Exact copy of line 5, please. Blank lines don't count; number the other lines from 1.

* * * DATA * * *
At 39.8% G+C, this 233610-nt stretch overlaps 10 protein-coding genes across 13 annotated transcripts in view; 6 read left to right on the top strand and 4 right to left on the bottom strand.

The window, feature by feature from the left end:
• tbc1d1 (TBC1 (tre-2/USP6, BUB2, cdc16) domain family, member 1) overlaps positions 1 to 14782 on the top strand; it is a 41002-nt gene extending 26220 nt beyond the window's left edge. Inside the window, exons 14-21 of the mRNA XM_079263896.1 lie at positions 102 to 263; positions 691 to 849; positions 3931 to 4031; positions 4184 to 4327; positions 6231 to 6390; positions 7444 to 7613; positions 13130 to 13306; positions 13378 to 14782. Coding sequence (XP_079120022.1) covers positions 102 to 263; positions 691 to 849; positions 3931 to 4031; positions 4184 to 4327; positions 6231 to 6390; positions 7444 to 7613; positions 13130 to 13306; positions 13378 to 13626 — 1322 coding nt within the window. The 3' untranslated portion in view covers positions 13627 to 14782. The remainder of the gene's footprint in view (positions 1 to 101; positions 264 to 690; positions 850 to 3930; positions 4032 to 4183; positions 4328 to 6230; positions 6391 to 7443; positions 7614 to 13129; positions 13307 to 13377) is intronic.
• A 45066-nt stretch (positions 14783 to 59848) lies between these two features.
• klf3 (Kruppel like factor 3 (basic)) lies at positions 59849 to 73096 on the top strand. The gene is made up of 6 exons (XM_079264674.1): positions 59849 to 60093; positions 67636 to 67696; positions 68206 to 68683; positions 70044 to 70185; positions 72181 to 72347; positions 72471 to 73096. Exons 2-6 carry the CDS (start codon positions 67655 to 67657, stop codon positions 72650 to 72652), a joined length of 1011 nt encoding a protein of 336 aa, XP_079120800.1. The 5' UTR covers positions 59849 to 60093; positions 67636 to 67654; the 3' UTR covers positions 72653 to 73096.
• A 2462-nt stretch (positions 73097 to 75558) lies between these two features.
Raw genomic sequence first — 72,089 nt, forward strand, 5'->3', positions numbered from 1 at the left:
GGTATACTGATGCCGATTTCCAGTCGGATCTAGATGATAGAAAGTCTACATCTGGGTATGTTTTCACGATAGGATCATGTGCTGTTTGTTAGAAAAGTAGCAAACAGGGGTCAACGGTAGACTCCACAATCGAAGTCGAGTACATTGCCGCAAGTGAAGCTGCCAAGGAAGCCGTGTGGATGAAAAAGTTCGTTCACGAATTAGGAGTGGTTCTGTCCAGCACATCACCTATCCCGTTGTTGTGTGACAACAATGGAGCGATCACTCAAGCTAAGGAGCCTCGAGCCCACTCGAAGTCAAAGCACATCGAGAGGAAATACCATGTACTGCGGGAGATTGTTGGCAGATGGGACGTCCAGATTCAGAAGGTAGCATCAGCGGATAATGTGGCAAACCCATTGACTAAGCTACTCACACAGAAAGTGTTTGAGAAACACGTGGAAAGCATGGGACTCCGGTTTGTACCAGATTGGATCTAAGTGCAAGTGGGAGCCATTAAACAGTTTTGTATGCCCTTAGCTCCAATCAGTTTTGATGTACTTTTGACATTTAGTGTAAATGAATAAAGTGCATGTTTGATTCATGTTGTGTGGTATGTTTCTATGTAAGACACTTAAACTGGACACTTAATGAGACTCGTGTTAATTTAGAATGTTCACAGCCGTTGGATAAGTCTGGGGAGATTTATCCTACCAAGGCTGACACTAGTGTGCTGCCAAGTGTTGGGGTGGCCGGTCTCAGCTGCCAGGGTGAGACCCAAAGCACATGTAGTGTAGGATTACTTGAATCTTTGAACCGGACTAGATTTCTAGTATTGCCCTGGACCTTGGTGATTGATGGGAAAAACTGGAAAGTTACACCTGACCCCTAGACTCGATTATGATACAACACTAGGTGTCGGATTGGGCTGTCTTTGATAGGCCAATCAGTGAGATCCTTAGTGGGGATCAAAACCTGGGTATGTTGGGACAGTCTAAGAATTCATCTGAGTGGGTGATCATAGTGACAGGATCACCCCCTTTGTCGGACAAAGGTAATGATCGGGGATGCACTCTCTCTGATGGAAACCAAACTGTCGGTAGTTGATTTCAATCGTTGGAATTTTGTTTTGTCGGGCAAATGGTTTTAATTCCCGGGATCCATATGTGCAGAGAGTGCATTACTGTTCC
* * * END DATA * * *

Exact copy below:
• klf3 (Kruppel like factor 3 (basic)) lies at positions 59849 to 73096 on the top strand. The gene is made up of 6 exons (XM_079264674.1): positions 59849 to 60093; positions 67636 to 67696; positions 68206 to 68683; positions 70044 to 70185; positions 72181 to 72347; positions 72471 to 73096. Exons 2-6 carry the CDS (start codon positions 67655 to 67657, stop codon positions 72650 to 72652), a joined length of 1011 nt encoding a protein of 336 aa, XP_079120800.1. The 5' UTR covers positions 59849 to 60093; positions 67636 to 67654; the 3' UTR covers positions 72653 to 73096.